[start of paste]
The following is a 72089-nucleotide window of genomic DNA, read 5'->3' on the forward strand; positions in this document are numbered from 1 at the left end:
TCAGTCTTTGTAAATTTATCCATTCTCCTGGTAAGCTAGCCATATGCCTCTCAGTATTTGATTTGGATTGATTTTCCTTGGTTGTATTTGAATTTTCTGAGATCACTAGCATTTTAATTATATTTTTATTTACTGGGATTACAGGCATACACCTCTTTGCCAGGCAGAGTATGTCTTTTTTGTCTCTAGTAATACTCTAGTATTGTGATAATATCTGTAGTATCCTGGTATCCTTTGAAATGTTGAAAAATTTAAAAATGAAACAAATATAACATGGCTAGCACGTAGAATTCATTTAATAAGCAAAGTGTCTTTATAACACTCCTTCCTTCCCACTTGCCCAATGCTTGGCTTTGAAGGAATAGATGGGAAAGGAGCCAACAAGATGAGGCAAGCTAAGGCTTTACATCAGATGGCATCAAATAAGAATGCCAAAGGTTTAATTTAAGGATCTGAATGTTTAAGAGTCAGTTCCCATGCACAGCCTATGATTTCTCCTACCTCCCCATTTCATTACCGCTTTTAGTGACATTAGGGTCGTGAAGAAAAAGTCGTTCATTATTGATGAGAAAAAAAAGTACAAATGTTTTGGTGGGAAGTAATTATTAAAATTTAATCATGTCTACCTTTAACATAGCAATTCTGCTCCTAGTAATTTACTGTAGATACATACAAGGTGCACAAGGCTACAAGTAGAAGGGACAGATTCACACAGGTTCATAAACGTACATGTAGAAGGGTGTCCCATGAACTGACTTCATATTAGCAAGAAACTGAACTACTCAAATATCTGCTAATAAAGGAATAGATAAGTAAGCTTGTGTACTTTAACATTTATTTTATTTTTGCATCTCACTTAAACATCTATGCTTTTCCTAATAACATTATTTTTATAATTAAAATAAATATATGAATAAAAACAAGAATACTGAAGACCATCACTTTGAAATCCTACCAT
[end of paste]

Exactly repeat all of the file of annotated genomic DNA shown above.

The following is a 72089-nucleotide window of genomic DNA, read 5'->3' on the forward strand; positions in this document are numbered from 1 at the left end:
TCAGTCTTTGTAAATTTATCCATTCTCCTGGTAAGCTAGCCATATGCCTCTCAGTATTTGATTTGGATTGATTTTCCTTGGTTGTATTTGAATTTTCTGAGATCACTAGCATTTTAATTATATTTTTATTTACTGGGATTACAGGCATACACCTCTTTGCCAGGCAGAGTATGTCTTTTTTGTCTCTAGTAATACTCTAGTATTGTGATAATATCTGTAGTATCCTGGTATCCTTTGAAATGTTGAAAAATTTAAAAATGAAACAAATATAACATGGCTAGCACGTAGAATTCATTTAATAAGCAAAGTGTCTTTATAACACTCCTTCCTTCCCACTTGCCCAATGCTTGGCTTTGAAGGAATAGATGGGAAAGGAGCCAACAAGATGAGGCAAGCTAAGGCTTTACATCAGATGGCATCAAATAAGAATGCCAAAGGTTTAATTTAAGGATCTGAATGTTTAAGAGTCAGTTCCCATGCACAGCCTATGATTTCTCCTACCTCCCCATTTCATTACCGCTTTTAGTGACATTAGGGTCGTGAAGAAAAAGTCGTTCATTATTGATGAGAAAAAAAAGTACAAATGTTTTGGTGGGAAGTAATTATTAAAATTTAATCATGTCTACCTTTAACATAGCAATTCTGCTCCTAGTAATTTACTGTAGATACATACAAGGTGCACAAGGCTACAAGTAGAAGGGACAGATTCACACAGGTTCATAAACGTACATGTAGAAGGGTGTCCCATGAACTGACTTCATATTAGCAAGAAACTGAACTACTCAAATATCTGCTAATAAAGGAATAGATAAGTAAGCTTGTGTACTTTAACATTTATTTTATTTTTGCATCTCACTTAAACATCTATGCTTTTCCTAATAACATTATTTTTATAATTAAAATAAATATATGAATAAAAACAAGAATACTGAAGACCATCACTTTGAAATCCTACCAT